If you can’t make it but still want to donate, head to the family’s Go Fund Me page
https://www.gofundme.com/uyscg-save-my-wife

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For more info see:

9 News media: 

9-news

 7 News media: ‘Save my wife’: Dad’s emotional plea after wife has three strokes.

Channel 7

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The Upwey Archies ‘17

Calling all creatives – now is your time to shine – a light on the people and faces of our community.

2016 Upwey Archies Winner Anette Woodward

2016 winner Annette Woodward

Local creatives of all ages and abilities are invited to celebrate the people of Upwey and be part of the 2017 Upwey Archies community portrait project and exhibition.

Inspired by the Archibald Prize and ‘Not The Archies’, The Upwey Archies portraits will be presented in an exhibition across the shops and businesses of Upwey Township between 15 October – 14 November.  Bringing together the creative voices and vision of our community, this project is a celebration of the people of Upwey.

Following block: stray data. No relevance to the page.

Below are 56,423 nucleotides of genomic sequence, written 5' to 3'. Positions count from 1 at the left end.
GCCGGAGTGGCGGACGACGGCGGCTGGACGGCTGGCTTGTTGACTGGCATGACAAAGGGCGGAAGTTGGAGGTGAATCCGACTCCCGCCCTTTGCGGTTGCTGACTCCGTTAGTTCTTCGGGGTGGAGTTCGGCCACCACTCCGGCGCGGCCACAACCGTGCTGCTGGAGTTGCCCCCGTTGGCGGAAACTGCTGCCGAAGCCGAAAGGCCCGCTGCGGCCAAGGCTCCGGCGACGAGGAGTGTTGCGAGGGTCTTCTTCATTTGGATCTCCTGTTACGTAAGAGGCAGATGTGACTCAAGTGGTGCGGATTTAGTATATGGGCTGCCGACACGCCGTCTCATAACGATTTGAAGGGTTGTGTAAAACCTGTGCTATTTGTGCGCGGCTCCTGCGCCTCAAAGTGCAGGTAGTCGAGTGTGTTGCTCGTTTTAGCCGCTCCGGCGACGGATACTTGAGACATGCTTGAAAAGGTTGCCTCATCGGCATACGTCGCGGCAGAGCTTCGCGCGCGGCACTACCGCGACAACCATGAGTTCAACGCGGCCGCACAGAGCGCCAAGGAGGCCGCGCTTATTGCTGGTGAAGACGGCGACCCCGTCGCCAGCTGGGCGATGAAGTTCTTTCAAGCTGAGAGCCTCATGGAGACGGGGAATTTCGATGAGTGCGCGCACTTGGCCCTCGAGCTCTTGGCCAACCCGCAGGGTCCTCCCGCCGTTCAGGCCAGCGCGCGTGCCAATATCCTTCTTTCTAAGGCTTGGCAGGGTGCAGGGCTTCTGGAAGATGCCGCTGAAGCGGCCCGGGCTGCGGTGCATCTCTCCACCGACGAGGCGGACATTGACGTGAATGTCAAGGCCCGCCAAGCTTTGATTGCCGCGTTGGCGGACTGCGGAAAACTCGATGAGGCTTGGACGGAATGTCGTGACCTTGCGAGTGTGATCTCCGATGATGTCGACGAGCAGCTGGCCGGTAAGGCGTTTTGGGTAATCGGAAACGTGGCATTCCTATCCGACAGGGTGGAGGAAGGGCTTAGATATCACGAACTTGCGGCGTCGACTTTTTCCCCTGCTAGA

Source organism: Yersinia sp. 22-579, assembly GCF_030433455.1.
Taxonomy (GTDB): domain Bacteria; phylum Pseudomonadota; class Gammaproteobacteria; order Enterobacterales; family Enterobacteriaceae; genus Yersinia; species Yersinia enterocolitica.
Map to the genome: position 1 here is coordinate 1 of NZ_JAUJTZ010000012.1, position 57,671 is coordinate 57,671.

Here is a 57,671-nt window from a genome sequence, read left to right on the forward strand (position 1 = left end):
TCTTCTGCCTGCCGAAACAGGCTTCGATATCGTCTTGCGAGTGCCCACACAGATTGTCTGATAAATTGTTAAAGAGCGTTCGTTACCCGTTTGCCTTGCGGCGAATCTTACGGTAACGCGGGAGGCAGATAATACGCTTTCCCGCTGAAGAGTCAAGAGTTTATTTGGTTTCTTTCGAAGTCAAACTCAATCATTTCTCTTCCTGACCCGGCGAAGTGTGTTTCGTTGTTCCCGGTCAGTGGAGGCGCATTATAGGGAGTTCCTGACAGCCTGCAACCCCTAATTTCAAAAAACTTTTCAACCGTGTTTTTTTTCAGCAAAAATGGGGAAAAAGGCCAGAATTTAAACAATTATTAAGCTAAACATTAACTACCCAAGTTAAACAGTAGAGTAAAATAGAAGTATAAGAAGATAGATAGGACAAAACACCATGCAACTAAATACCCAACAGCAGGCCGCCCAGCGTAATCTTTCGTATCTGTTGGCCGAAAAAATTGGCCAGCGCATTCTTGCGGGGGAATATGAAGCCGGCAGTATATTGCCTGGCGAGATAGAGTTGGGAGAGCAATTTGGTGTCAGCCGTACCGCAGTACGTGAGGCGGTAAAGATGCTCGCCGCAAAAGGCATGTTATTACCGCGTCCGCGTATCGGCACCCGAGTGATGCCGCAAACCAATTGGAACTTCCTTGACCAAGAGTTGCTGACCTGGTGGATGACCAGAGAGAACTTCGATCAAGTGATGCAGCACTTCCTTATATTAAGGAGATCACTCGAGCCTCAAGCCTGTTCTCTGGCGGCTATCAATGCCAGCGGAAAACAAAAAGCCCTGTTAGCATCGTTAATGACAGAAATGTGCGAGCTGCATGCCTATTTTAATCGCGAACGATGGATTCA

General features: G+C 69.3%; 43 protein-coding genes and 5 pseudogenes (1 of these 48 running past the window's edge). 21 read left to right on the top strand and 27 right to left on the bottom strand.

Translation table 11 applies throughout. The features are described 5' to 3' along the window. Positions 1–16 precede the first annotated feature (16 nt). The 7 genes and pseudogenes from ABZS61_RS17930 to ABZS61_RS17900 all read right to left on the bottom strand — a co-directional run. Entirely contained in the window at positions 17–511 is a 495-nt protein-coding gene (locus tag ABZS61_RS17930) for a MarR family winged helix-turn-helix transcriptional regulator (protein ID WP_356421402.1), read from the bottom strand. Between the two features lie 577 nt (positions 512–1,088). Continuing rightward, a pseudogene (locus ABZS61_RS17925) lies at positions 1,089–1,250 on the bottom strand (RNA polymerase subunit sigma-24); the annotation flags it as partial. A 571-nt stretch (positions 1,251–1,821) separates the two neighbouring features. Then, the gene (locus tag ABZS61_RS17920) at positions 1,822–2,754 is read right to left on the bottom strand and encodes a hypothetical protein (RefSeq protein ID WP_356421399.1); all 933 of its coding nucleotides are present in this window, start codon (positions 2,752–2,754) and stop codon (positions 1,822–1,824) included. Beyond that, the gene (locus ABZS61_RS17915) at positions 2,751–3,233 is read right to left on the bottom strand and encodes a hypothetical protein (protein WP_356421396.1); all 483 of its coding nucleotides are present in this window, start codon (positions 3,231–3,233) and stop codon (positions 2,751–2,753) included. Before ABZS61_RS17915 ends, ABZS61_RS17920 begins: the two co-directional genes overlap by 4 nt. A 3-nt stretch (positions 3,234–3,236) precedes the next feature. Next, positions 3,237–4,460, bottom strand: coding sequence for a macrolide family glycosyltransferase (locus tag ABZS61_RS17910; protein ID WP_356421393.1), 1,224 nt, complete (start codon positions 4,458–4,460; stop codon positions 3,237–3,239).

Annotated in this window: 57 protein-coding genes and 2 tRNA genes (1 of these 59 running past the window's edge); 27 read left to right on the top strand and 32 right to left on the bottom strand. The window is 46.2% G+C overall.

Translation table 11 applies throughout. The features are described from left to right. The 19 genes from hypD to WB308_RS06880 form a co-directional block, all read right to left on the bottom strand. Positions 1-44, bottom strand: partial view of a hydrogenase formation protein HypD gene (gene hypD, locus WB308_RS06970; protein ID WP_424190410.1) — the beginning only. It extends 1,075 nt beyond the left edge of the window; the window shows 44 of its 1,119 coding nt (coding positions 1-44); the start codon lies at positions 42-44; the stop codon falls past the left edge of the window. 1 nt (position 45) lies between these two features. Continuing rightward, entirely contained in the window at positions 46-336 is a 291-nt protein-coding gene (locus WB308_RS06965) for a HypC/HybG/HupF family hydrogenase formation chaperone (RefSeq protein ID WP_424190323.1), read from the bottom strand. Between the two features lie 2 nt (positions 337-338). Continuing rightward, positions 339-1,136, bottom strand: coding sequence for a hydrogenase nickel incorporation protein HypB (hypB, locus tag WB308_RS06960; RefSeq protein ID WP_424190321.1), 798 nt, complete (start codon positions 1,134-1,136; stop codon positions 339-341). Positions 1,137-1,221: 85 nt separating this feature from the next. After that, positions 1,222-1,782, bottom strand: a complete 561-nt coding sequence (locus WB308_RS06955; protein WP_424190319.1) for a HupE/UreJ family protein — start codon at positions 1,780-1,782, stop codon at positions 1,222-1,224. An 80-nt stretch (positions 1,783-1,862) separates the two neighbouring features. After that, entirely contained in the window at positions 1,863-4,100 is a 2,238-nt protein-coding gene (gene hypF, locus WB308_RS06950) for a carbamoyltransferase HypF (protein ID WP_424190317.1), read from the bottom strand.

This August the Upwey Township Group, in partnership with Burrinja Cultural Centre are calling for the people of our region to contribute to this project by creating images of the people who are important to them or to Upwey. Artists can register and collect their art boards from Burrinja between 11 – 27 August and get to work in any medium they choose. Artworks then need to be delivered to Burrinja between 29 Sept and 8 Oct.

Last year the Upwey Archies project saw over 50 portraits in variety of media by a diverse range of young, emerging and established local artists exhibited through Upwey township.

Saturday 14 October at 11am the community is invited to congregate at ‘The Pirate Ship’, Upwey Main St to celebrate the official opening of this important community project. We will also announce the winners of the most outstanding portrait and encouragement awards for both the youth and adult categories. Prizes include Burrinja theatre tickets, meal and book vouchers.

2016 Upwey Archies winner Ava Lind

2016 winner Ava Lind

The Upwey Archies is an initiative of The Upwey Township Group, in partnership with Burrinja. The project is sponsored by the Belgrave Book Barn.

Important dates:

  • Register to be part of the project and pick up your art board between Aug 11-27